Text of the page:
11/1/2017 Message: Fighting “the Man”

The following are the notes from this week’s CROSSROADS lesson.  Words in bold identify key phrases from notes pages handed out each week.  If you would like copies of our slides, please feel free to reach and request them.  As these are from the notes pages for each week, please excuse any typos or grammatical errors.

Slide 1

lmost everyone has heard the popular phrase ‘fighting the man’.  Who is ‘the man’?  It’s anyone who tries telling you how to live, who to follow, or what to think.  It is the epitome of being an American: we are the master’s of our own life!

But is this really true?  Is this the life Jesus called us to?  How do you think God views authority different from us?  These are questions we must answer, especially in this day in age where protests and demonstrations are so popular.

Slide 2

Peter gives a pretty concise description of how we respond to authority in 1 Peter.  He breaks it down into a PRACTICAL reason and a THEOLOGICAL reason.  I personally love how Peter argues his point because it connects to a theme I keep bringing up in this youth group and elsewhere in my writing: God designed the world to work a specific way.  Even when God seems to be calling us to some moral standard, there is almost always some practical reason why God is also asking us to live, act, or believe a certain way.  After all, wouldn’t you expect that supreme architect of the universe to know how life should work better than any of us?  If God’s giving us a command, there is almost always a reason.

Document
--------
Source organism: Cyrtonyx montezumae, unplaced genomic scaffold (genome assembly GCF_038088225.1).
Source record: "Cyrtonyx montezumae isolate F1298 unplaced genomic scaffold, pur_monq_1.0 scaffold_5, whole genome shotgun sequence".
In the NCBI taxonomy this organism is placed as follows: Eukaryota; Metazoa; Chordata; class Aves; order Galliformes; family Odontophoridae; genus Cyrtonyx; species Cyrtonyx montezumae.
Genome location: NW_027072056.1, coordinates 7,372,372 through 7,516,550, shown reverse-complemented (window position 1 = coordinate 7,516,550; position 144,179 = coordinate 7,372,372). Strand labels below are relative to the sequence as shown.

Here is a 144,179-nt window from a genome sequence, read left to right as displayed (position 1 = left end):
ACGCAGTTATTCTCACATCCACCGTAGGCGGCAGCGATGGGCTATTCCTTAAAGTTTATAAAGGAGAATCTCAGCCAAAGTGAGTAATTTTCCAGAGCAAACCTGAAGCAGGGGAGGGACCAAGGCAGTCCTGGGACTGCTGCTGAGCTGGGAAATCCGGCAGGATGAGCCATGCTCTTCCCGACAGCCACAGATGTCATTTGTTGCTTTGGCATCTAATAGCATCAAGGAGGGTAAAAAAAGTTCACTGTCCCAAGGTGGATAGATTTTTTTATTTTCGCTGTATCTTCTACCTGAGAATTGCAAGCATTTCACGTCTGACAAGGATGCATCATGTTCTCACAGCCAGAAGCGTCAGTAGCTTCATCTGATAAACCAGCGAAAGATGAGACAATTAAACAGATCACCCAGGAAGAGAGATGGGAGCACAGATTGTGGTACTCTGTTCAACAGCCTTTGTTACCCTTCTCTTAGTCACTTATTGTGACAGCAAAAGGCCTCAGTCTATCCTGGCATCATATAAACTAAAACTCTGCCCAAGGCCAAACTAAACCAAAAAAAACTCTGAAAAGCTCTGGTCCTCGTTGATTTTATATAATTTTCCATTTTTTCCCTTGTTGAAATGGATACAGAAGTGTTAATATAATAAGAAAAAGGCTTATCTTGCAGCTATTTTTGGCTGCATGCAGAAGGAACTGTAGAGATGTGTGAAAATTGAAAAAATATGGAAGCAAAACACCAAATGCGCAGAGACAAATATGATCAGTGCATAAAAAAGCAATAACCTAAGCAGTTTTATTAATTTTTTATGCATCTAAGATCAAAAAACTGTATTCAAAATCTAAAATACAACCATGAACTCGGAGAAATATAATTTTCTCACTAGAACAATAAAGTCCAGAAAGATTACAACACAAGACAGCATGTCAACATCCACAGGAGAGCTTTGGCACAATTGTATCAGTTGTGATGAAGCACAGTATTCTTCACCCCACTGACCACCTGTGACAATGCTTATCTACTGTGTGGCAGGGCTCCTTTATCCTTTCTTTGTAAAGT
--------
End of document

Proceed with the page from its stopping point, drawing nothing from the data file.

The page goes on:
First, Peter gives us the practical reason for respecting authority.

Household slaves, submit to your masters with all reverence not only to the good and gentle ones but also to the cruel. 19 For it brings favor if, because of a consciousness of God, someone endures grief from suffering unjustly. 20 For what credit is there if when you do wrong and are beaten, you endure it? But when you do what is good and suffer, if you endure it, this brings favor with God. (1 Peter 2:18-20)

Peter’s first lesson is to SUBMIT to authority whether we find that authority ‘good’ or ‘bad’.  This is something the world struggles with horribly.  Living in a democracy, it’s almost like many Christians today want to assume that ‘respecting authority’ no longer applies.  While we are not called to blindly “follow” authority, we are called to “respect” it.  Case-in-point, whether you agree or disagree with the current president or congress, would you all agree that neither group is being respected or respectful?  I think most of us would agree that respect has completely gone out the window.

We have to ask ourselves why God wants us to submit to authority, even when authority is bad.  Peter states that submission ‘BRINGS FAVOR’ to God.  Why do you think that is?  The argument Peter makes is that anyone can ‘act Christian’ when they are serving someone who is good.  Just apply this to your own life.  It’s good to be ‘a good little Christian’ when your teachers and your parents are all doing things you want them to do.  On the other hand, when you’re dealing with someone who makes your life miserable, your faith is really tested.  That’s when people get to see how much you really believe “all this Jesus stuff”.  Are you going to crumble like someone who just likes the casual idea of God, or will you choose to act with kindness, patience, and forgiveness even when you ‘authority figures’ don’t deserve it?  That shows society something they aren’t used to seeing.  If you aren’t careful, you might be accidentally witness to someone simply through your reaction to a bad situation.